From the jaws of death
Well Folks, you might have wondered about what do I mean by being from the jaws of death. To put it in short, God gave me a new lease of life. Maybe the good deeds of my parents, my fore-fathers and my friends tilted the balance in my favor.
In the year 1999, I was working with the firm “Silverline Technologies” in Bombay. It was October 29, Friday. I left office at 21:45 and was supposed to leave for home at Nasik. I boarded a bus from Dadar at 23:15. I was seated in the second last row to the right, adjacent to the window seat. As was my habit, I would never sleep in a journey. I would spend my time observing the people, the surroundings and definitely; listening to my favorite music on my portable walkman. This night, I decided to listen to the mid-60’s old rock band “Doors” of the legendary “Jim Morrison”. The bus reached Asangaon, a tiny hamlet on the outskirts of Bombay at 01:30. People alighted to have a cup of coffee, for some like me indulged in biscuits or Rice and dal (which is the staple and humble food in dhabas all over Maharashtra). Enjoyed a bit of the night air and ofcourse relieved myself of the pressure that had built up in my bladder.
I resumed my journey at 02:07 towards Nasik. Now, the only thing in my mind was my meeting with my parents and my siblings; and I was looking forward to spend valuable quality time with them and sharing my experiences in the past one week in Bombay. I need not say this, because most are aware that Bombay at every moment gives you a different experience, that will be cherished or the worst case, will haunt you until your death.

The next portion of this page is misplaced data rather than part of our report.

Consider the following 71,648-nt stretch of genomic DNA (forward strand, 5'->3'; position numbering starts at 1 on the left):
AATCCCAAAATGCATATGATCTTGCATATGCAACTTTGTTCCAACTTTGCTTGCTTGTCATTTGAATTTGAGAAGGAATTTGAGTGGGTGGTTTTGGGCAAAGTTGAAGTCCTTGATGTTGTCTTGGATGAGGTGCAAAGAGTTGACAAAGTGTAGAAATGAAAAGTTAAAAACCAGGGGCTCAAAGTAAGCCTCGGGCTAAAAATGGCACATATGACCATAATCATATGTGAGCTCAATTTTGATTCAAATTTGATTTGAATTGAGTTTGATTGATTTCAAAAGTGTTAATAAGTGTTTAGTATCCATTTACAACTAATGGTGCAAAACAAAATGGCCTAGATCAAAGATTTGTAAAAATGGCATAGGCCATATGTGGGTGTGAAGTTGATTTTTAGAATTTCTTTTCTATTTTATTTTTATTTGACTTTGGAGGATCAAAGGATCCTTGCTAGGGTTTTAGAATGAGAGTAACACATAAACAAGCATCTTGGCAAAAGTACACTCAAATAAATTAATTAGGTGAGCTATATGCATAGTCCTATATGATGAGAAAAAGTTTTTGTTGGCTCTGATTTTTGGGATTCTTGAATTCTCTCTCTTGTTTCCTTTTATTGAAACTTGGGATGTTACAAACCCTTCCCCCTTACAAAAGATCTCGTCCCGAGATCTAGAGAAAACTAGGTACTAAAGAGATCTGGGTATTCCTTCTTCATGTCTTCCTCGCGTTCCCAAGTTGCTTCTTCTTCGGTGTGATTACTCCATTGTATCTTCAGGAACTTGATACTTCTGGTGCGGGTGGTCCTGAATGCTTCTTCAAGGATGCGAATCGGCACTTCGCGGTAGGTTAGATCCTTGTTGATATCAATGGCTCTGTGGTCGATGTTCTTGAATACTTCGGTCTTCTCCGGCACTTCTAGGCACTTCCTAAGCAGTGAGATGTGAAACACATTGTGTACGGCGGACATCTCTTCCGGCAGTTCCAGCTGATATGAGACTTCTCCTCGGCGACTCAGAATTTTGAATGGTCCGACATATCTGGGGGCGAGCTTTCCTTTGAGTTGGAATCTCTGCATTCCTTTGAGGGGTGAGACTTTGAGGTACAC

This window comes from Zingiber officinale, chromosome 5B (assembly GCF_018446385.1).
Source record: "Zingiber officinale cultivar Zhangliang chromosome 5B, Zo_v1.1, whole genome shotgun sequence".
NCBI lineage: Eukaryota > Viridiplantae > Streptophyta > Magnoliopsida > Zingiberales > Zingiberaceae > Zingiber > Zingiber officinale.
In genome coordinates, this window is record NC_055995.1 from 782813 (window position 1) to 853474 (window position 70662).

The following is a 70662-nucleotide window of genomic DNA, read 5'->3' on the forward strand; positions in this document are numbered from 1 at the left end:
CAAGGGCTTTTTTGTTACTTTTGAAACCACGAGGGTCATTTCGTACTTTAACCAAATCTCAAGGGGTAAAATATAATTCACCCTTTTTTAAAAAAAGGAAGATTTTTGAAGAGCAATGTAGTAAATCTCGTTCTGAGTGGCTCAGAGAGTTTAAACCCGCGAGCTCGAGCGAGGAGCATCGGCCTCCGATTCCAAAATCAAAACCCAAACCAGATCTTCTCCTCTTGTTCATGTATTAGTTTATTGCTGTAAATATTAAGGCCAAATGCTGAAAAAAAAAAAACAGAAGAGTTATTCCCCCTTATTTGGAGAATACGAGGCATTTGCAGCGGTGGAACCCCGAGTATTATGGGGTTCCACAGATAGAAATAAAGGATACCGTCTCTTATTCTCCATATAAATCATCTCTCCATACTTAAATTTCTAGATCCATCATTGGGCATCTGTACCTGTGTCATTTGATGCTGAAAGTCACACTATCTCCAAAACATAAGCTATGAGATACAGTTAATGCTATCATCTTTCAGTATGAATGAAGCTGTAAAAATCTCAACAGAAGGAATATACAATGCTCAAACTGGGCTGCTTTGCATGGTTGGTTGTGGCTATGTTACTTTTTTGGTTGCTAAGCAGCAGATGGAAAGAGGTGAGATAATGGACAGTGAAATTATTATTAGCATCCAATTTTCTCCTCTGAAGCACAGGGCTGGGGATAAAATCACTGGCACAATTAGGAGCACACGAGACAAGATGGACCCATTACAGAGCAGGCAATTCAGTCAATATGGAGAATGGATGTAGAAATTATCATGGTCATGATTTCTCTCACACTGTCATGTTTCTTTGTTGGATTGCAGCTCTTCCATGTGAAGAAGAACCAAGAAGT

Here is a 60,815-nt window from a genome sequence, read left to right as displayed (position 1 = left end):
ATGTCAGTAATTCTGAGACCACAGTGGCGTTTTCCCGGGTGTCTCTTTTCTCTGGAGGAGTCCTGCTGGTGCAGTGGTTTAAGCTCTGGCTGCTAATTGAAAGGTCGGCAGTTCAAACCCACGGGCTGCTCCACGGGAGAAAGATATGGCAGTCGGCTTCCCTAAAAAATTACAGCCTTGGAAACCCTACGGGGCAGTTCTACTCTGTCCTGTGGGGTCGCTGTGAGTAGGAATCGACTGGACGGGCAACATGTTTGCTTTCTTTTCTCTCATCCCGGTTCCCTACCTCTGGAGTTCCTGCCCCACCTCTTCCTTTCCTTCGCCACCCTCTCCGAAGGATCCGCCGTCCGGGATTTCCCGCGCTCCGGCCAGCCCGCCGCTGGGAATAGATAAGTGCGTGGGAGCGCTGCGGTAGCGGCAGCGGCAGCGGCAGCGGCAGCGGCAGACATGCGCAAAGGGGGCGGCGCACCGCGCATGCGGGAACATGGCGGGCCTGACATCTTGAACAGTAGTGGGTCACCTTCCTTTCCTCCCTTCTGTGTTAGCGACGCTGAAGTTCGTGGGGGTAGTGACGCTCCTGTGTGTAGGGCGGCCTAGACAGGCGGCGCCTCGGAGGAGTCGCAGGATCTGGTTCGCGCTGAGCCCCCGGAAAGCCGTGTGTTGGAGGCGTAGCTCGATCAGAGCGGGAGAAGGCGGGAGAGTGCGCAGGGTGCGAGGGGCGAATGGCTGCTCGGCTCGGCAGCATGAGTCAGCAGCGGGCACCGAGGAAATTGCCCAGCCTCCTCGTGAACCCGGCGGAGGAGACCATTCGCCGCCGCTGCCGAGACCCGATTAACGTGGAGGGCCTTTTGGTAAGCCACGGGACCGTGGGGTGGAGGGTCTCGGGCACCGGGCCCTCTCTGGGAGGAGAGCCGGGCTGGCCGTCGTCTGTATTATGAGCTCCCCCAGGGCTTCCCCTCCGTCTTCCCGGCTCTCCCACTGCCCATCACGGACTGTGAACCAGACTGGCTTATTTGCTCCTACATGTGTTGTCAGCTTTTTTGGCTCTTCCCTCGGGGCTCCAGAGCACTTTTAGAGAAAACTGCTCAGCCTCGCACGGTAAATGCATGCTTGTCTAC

It was 02:10 now, and I was eagerly waiting to listen to the next song on my walkman. The song, I vividly remember was “Light my fire” with its fantastic guitar pieces by “Robbie Krieger”. Very soon these wonderful guitar notes were to stop for an eternity and the strings of the guitar go “twang”. Suddenly I felt the bus swerving violently towards the left and dragging its tyres. I could smell the burning of rubber as the bus was being pushed by an invisible force towards the left. Within moments, I felt the bus in a free-fall. It was like bungee-jumping in the dead of the night. Now it was very clear in my mind, that I was falling into a black-hole, a black-hole of a different kind. I was scared stiff. The only word I could muster from my lips were the word “Amma”. The only person I remembered was my mother, in this dreadful moment. I could feel myself and the other fellow passengers being pushed, prodded, rolled, rocked around like the number pieces in the tambola box. Some of us would make it alive, while others would remain in the box, without making it out into some winning coupon. It feels nice to say I was one of the lucky number for a winning coupon; Yes, the coupon of God. I heard the sound of the bus hitting the ground, and felt it being dis-integrated into various pieces. In this motion, I could feel for the first time, how it feels to be sucked up by a black-hole; the black-hole in this case I later learnt was a slushy river bed. In fact, I had just fallen off a bridge.